During London Collections: Men, we had the opportunity to meet with London-based designer Lee Roach to discuss his upcoming Spring/Summer 2015 collection which combines traditional distinctive menswear elements with a new refined minimalism.

Though no designers at London Collections: Men are exactly identical in their style, there are certainly a few that share several common sartorial denominators. You can tell the fundamental reference points are similar and that they used to go to the same club nights, or watch similar films. Lee Roach, though, is unique — at least in London — when it comes to his dark, protective and slightly futuristic approach to menswear. We’re not in the business of generalizing here, but Roach has developed a characteristic love of simple black tailoring over the last few seasons, most of it with his characteristic exclusion of lapels. Using predominately man-made and high-tech fabrics, the Central Saint Martins-educated designer has begun creating his own universe. For good and for bad, Lee Roach is a very tribal designer, his disciples part of a specific club that share his view of not only clothes and music, but life in general.

Roach often takes a dark and minimal approach to his designs, but not in a Jil Sander or Helmut Lang kind of way. Mostly black, but with red and khaki as accent colors for Spring/Summer 2015, Roach has developed a raw and “less is more” look, which is very much visible in his tailoring. With his alternative neck line, the pieces have been scaled back in terms of details. Straps close the jackets instead of buttons. But within its simplicity, the collection can still be heard loud and clear; these are not quiet and shy garments, more like subtle statement pieces.

Hi Lee, do you want to just talk me through the starting point—what was your main inspiration?

With every collection we start with the fabrics. The development of the fabrication is so important, especially as everything I do is unstructured and unlined.

So what were the key fabrics for SS15?

The linens. There’s a light-weight Italian linen which is double-faced, so it’s a virgin linen-wool mix. I really like the idea of using linen and jersey in the same season — not necessarily within the same look, but within the same collection. It takes away the formality at the traditional expectations of linen…

So you take the fabric and you find a new place for it?

Yes, a new way of using it. A new way to wear it. Using linen in that unstructured way gives it that really nice soft silhouette, but when combining it with things like the zips and the poppers, all of a sudden it’s more industrial.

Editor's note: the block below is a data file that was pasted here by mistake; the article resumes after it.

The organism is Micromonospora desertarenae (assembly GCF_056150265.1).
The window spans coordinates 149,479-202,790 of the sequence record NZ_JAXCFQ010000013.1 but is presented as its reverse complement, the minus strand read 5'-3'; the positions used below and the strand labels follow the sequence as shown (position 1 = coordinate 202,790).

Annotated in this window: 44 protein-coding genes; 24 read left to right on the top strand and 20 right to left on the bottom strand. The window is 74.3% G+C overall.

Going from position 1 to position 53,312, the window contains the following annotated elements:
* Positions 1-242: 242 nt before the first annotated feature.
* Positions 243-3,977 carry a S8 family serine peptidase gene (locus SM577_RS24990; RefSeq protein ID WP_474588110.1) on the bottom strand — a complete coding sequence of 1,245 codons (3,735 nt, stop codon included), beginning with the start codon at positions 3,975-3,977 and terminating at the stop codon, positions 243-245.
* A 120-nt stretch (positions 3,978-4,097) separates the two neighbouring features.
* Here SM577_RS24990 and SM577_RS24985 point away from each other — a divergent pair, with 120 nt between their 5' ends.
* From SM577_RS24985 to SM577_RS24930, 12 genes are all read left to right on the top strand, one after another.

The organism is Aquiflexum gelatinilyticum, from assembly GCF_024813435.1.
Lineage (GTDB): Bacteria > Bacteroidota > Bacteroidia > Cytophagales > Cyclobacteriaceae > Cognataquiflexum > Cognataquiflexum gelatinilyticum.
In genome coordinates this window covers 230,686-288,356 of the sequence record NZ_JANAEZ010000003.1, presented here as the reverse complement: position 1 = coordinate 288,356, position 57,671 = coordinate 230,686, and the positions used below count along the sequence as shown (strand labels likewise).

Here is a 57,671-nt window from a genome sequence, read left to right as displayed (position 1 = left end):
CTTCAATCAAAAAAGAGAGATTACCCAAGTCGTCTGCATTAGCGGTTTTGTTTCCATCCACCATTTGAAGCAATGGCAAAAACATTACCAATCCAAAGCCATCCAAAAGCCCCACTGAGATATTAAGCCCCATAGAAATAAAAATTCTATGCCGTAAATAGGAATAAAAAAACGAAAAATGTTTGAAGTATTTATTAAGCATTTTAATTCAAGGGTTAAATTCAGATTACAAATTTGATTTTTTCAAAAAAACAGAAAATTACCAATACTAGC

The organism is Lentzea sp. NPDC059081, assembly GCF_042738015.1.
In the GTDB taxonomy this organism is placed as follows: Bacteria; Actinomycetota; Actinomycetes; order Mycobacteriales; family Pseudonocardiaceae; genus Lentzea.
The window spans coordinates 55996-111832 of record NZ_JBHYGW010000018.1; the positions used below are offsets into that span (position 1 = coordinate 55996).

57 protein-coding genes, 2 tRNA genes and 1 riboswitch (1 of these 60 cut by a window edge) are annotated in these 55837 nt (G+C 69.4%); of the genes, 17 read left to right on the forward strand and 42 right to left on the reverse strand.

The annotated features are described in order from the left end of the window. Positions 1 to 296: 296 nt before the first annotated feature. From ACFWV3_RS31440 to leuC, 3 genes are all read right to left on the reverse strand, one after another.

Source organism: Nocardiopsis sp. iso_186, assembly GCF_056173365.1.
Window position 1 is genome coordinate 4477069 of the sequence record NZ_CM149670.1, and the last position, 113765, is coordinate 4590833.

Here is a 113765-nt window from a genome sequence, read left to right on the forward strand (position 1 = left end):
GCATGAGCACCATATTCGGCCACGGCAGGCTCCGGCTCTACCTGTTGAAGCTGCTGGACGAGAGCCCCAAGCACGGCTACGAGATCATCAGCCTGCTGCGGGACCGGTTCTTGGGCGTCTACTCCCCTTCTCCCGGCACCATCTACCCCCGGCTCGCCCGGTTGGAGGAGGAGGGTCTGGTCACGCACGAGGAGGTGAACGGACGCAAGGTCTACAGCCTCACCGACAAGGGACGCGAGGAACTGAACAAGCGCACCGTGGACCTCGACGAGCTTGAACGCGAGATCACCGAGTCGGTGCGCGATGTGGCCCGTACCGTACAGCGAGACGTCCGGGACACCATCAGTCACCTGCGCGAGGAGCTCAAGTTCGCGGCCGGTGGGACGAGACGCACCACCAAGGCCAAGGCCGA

There were linen, yes, but generally speaking, you are more known for using man-made fabrics, no?

This collection is almost 50/50 in the sense that there’s a lot of cotton, linen, then you’ve got nylon and technical jersey, Japanese cotton with the cotton mix. It’s very much about mixing those rather than being defined by them.

Can you explain the symbols used in this collection?

They come from the idea of uniforms, whether it be military or sport. The idea of within those you have these very strong graphics, either identify yourself or just to label something. There’s always a linear line throughout the collections and it was just kind of about furthering that and then mixing them with these vertical graphics.

If it’s branding, it’s quite minimal branding… 

I think that’s important and for me that’s the modern way to do it. It comes from the idea of protection; the hoods and jackets are all made from very lightweight fabrics so you’re protecting yourself in a very lightweight way. In the city that’s what we all wear. I like the idea in using that in the context of summer as well.

Your lapel-less tailoring is very characteristic, can you explain the reasoning behind it?

Yes, I want to reduce everything. From the very beginning it’s always been about the idea of reduction and eliminating elements. That’s why everything is completely unlined. This season we’ve taken it that step further where now the interior doesn’t even have bindings, it’s as pure as it can be. It comes from the cut of the pattern from the very beginning. That in itself is new, it’s not just taken from a classic tailoring block, and that’s where the idea of doing away with lapels comes from.

Have you got a key collection piece?

For me I wouldn’t say there’s one, I think there’s elements you can clearly see whether it be the simplicity of a hood, or a fastening, or something that introduces you to something more simplistic.

  • Photography: Jack Johnstone for Highsnobiety.com
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